Famous Last Words: Cold E-mail to Strangers Can Work
I write this the day before Ronald Reagan’s funeral, 10 minutes after this alert popped up in my inbox:
3:46 AM email@example.com Remembering Ronald Reagan
The prior weekend, TV news had a nervous breakdown. In Normandy, France, the highly emotional commemoration of the 60th anniversary of D-Day was in progress. A large contingent of 80-year-old men who had saved the world were saying good-bye to each other and to France for the last time. When word came from California that Ronald Reagan was dead after his long, sad bout with Alzheimer’s, TV news went into Reagan frenzy, totally eclipsing the events in France. Only MSNBC carried the international D-day ceremonies. All the other stations scrounged up every possible person who had any connection with the Reagans and put them on the air and dove into the film archives for everything they could find on the 40th president. This would be okay, except that (1) a very important event was happening in France that had great meaning to millions of Americans and (2) TV news would be mopping the floor morning through night with Reagan’s life and death for the next five days.
I remember Churchill’s funeral in 1965 when the great BBC commentator Richard Dimbleby gave the world a magnificent history lesson as he described in fascinating and exhaustive detail the campaigns of every military unit that marched, as well as the origin and meaning of every stripe, medal, weapon, insignia, button and busby of the uniforms as they went by.
After hearing Wolf Blitzer say to every jerkwater guest for the umpteenth time, “Tell us your thoughts on Ronald Reagan,” I was ready to reach through the screen and strangle him. Quite simply, America’s dreary TV news anchors do not do their homework and are dull as dirt.
Unlike TV news people, direct marketers can be deliciously savvy. Take, for example, zephermedia.com, which slammed out an e-mail blast—probably to tens of millions—that cashed in on the incredible hype by offering a two-disc DVD set on Reagan. Ten years ago—sans Internet—this offer could only be made in print ads or mail long after the publicity had died down.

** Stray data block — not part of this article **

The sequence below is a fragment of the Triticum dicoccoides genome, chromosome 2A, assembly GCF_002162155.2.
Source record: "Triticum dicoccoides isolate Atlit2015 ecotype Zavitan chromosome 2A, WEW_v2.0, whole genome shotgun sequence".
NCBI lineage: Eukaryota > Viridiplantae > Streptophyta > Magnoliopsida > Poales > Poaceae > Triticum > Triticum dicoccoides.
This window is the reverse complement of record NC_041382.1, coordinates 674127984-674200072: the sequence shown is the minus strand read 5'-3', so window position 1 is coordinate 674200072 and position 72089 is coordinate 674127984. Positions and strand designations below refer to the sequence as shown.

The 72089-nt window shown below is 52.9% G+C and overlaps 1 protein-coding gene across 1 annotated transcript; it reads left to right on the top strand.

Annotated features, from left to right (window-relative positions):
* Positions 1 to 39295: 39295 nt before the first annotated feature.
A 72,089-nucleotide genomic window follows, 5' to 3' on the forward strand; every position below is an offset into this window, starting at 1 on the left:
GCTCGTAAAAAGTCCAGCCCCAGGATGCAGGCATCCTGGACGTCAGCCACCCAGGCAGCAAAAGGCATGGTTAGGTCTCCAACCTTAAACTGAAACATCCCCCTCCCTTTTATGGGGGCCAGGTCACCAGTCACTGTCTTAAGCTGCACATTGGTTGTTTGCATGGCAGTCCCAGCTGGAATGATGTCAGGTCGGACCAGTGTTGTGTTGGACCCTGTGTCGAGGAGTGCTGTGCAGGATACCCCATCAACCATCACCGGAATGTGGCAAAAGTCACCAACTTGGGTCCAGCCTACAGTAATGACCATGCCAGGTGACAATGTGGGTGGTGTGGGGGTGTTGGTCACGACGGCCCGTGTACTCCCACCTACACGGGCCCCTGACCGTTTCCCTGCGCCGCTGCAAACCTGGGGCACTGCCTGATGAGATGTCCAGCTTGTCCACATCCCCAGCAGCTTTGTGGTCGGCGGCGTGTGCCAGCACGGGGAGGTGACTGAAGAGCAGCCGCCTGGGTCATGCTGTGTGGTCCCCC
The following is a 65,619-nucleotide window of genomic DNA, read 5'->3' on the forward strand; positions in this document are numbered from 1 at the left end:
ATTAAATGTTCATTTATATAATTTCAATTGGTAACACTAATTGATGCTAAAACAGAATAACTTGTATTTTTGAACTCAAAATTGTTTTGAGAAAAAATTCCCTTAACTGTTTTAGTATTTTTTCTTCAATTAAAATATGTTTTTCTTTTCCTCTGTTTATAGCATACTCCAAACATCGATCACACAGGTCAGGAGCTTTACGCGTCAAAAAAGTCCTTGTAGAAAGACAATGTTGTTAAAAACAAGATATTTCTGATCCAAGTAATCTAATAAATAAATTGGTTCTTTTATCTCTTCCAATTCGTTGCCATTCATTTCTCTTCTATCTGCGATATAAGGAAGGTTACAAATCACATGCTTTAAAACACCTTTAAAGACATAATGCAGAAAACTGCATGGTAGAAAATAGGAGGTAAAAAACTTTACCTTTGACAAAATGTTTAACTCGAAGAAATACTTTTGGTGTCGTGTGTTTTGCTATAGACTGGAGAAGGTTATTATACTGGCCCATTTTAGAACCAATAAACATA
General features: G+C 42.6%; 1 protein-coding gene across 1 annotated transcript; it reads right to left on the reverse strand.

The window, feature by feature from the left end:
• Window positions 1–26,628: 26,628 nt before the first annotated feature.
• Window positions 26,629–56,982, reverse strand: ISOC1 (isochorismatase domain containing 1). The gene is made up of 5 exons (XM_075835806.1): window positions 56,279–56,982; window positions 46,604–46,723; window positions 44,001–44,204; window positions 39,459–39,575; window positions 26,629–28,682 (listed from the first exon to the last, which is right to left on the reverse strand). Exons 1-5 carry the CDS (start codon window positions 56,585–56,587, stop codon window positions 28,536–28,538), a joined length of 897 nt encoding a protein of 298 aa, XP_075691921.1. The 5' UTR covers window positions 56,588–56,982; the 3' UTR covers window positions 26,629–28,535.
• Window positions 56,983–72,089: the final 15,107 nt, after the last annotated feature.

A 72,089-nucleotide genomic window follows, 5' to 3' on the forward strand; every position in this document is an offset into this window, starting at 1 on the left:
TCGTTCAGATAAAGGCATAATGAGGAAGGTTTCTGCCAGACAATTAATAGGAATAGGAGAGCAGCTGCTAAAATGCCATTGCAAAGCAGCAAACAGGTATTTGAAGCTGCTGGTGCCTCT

Look at the message above, specifically the subject line. Three words, right on the money. The reason cold e-mail does not work is because most of the people who create it do not understand that the subject line is the equivalent of the headline on the ad (“The ticket on the meat,” as David Ogilvy called it) or the teaser on the outer envelope. World-class copywriters spend hours on this single element. Boardroom’s legendary Mel Martin could spend weeks thinking though a teaser or a headline.
Yes, I found weaknesses in this effort. The copywriter used virtually no emotion. And the following two sentences were truly poor: (1) “He is also credited by many with the greatest peacetime expansion in U.S. history,” and (2) “From the attempted assassination on his life, to his … .” Jefferson’s Louisiana Purchase was the greatest peacetime expansion in U.S. history, and if the “attempted assassination” was not on his life, what was it on? Further, if you clicked on a button that said “click here” you landed on a page with the same illustration and the same copy—an unnecessary redundancy. Everywhere were guarantees of financial safety and confidentiality. At the top of the page I was told that 1,201 others were shopping at that moment. At $40 a set, these guys were taking in $48,000 every few minutes. Not bad for a promotion that cost zilch.
It could have been done better. But the point is, the promotion was slammed out and working. In the words of Gen. George S. Patton, Jr., “A good plan violently executed now is better than a perfect plan executed next week.”
Denny Hatch, consultant and freelance copywriter, founder of Who’s Mailing What! (now Inside Direct Mail) and former editor of Target Marketing, is the author of “PRICELINE.COM: A Layman’s Guide to Manipulating the Media” and “Method Marketing.” Visit his Web site www.pricelineandthemedia.com, or e-mail him at firstname.lastname@example.org.